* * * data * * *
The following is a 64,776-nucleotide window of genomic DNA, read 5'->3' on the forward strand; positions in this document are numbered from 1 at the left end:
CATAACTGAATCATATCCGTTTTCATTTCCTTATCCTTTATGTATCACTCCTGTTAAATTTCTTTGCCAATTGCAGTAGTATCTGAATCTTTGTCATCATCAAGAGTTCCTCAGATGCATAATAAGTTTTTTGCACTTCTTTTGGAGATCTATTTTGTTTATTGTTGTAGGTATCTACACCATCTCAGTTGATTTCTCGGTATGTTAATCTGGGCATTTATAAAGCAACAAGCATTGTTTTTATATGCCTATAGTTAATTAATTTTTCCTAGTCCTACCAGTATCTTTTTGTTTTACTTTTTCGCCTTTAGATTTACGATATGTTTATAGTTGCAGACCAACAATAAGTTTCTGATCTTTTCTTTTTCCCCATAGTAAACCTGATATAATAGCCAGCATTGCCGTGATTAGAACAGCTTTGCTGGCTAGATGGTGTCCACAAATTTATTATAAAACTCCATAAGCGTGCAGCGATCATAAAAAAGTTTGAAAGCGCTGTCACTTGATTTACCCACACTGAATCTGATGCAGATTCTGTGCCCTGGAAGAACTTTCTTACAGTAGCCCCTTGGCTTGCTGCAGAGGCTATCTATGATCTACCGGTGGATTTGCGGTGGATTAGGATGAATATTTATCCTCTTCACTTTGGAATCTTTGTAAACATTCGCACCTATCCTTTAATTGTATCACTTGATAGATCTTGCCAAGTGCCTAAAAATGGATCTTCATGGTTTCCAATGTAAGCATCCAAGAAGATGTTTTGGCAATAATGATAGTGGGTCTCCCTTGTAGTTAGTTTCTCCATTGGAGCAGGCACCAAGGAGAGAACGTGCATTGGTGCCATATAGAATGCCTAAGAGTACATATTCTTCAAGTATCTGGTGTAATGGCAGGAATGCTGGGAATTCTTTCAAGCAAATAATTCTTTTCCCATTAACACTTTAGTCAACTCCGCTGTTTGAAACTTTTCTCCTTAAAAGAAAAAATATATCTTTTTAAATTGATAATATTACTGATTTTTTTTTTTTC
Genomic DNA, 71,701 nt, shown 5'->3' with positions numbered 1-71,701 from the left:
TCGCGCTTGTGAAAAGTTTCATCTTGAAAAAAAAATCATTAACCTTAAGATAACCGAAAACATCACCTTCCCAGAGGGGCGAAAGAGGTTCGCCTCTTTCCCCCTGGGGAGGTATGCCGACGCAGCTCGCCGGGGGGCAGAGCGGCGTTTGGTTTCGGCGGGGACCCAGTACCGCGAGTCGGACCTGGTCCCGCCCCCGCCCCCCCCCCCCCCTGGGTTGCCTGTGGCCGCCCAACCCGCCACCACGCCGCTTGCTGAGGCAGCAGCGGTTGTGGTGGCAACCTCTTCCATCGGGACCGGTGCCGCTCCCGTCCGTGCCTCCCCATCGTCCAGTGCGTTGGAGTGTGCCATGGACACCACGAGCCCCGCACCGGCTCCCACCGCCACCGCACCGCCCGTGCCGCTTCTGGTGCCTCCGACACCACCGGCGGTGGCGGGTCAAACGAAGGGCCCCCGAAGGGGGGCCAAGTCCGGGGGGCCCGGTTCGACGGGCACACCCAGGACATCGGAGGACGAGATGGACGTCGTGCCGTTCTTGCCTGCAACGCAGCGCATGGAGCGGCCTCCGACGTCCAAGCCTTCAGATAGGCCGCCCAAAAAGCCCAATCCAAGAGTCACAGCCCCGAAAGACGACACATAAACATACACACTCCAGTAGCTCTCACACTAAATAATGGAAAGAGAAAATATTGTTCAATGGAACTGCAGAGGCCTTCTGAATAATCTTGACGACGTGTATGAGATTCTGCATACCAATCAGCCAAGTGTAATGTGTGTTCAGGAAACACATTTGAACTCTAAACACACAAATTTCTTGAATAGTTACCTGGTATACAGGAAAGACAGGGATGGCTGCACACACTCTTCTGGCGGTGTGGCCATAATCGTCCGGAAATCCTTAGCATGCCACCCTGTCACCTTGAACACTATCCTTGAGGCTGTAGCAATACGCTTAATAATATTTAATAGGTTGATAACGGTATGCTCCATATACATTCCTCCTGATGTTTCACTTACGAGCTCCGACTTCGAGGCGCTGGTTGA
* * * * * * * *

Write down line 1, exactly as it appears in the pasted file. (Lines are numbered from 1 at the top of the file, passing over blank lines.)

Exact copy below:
The following is a 64,776-nucleotide window of genomic DNA, read 5'->3' on the forward strand; positions in this document are numbered from 1 at the left end: